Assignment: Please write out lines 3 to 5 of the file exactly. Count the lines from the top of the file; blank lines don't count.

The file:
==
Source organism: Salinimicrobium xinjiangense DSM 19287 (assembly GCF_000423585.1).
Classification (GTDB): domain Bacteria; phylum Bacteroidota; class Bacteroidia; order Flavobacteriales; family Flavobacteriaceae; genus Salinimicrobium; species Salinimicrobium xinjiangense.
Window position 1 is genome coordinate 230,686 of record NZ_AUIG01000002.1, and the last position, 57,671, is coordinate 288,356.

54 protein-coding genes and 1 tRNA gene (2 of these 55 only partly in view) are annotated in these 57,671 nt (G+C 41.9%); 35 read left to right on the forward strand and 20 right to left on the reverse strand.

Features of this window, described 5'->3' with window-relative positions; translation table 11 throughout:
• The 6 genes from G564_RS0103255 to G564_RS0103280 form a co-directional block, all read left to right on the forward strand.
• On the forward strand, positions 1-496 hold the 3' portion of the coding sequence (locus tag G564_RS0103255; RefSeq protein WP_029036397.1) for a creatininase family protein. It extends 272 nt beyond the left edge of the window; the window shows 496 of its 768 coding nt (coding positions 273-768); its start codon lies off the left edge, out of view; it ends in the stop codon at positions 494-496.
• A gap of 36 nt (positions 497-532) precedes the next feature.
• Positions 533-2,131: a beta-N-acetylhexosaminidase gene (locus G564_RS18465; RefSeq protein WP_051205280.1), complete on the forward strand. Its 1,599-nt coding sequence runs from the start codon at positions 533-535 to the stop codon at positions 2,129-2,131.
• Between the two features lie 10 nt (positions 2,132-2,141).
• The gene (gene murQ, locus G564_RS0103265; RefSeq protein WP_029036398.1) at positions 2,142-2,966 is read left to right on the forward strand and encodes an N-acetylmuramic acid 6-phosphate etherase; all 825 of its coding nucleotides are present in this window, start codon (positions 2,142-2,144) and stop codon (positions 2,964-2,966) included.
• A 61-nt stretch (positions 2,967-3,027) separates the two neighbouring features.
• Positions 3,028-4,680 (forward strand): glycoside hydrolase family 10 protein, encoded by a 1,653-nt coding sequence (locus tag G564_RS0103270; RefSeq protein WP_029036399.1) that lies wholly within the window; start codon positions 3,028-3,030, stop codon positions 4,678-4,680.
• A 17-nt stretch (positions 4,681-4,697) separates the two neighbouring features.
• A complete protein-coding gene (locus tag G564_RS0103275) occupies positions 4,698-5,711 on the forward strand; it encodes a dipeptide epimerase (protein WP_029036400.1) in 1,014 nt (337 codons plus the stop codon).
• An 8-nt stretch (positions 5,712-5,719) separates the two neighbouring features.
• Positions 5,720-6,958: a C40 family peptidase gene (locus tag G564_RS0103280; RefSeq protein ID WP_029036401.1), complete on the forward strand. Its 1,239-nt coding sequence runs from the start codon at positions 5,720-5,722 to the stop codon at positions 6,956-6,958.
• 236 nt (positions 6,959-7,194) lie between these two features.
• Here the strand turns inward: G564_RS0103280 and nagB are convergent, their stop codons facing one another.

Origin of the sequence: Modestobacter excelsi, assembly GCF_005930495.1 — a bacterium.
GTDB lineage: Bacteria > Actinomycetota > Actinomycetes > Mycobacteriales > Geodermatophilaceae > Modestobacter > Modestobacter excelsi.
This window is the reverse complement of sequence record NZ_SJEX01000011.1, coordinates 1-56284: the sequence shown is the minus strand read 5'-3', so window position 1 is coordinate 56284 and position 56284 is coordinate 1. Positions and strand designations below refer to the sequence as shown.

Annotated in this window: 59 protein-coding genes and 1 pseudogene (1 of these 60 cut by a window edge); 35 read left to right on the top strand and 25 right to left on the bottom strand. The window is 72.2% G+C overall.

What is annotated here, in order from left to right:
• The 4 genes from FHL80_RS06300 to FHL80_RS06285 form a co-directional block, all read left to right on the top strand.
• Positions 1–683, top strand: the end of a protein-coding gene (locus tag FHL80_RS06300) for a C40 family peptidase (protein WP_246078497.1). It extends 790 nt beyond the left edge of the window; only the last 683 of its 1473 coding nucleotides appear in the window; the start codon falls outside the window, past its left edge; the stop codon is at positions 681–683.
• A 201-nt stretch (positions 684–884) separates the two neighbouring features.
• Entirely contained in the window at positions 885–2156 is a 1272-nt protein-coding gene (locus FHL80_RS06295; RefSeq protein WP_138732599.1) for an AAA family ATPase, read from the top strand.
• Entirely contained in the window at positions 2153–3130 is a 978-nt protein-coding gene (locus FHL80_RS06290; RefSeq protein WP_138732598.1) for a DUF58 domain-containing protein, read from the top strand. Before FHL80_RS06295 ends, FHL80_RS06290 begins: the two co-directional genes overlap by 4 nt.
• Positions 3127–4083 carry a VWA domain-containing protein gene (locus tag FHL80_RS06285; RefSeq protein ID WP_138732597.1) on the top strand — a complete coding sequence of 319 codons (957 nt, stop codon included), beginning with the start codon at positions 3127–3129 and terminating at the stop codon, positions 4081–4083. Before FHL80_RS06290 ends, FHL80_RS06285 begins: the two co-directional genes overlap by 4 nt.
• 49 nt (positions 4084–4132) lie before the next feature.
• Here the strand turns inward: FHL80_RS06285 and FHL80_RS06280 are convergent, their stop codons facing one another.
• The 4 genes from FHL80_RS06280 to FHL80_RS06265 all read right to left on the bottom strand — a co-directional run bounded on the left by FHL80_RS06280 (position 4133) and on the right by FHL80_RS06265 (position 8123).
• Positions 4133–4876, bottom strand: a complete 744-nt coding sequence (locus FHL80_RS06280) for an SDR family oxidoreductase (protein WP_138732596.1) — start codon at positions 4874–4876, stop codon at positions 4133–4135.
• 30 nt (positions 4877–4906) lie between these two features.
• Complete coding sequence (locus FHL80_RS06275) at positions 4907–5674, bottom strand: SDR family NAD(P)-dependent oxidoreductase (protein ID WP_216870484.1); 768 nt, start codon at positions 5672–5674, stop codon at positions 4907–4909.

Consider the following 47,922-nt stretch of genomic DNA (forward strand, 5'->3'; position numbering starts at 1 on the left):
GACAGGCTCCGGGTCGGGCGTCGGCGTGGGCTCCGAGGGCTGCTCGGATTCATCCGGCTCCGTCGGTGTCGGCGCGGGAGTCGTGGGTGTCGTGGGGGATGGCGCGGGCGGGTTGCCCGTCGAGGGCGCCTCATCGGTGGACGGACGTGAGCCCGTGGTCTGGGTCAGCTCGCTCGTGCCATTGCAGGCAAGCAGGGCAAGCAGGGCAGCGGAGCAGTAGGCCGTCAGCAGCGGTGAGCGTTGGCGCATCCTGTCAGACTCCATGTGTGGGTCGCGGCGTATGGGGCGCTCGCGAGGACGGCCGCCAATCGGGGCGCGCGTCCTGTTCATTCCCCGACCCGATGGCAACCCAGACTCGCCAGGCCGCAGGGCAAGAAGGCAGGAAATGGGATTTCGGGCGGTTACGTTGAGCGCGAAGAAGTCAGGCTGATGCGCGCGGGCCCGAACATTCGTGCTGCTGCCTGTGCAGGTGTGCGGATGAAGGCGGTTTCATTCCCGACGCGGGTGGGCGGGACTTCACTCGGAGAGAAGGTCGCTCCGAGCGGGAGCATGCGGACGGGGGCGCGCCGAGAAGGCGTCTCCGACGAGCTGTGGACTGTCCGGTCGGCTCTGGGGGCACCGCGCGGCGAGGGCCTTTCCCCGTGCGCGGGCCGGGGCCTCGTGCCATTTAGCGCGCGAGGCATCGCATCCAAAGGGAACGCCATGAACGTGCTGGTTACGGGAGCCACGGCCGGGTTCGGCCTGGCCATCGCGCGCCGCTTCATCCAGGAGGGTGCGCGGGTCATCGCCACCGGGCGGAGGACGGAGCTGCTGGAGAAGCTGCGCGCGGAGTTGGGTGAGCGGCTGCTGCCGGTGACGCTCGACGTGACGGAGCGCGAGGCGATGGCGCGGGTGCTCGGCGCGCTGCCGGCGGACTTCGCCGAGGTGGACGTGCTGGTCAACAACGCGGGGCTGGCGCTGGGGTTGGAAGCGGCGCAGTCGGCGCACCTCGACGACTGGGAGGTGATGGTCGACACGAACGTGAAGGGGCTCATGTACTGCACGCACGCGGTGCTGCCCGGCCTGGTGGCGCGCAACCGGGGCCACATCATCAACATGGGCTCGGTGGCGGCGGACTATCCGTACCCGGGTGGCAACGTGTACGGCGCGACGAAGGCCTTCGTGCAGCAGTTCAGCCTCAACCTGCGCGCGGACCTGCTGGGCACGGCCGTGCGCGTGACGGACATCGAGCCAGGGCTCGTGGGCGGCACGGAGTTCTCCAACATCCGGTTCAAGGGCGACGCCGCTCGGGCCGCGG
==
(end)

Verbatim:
Window position 1 is genome coordinate 230,686 of record NZ_AUIG01000002.1, and the last position, 57,671, is coordinate 288,356.

54 protein-coding genes and 1 tRNA gene (2 of these 55 only partly in view) are annotated in these 57,671 nt (G+C 41.9%); 35 read left to right on the forward strand and 20 right to left on the reverse strand.

Features of this window, described 5'->3' with window-relative positions; translation table 11 throughout: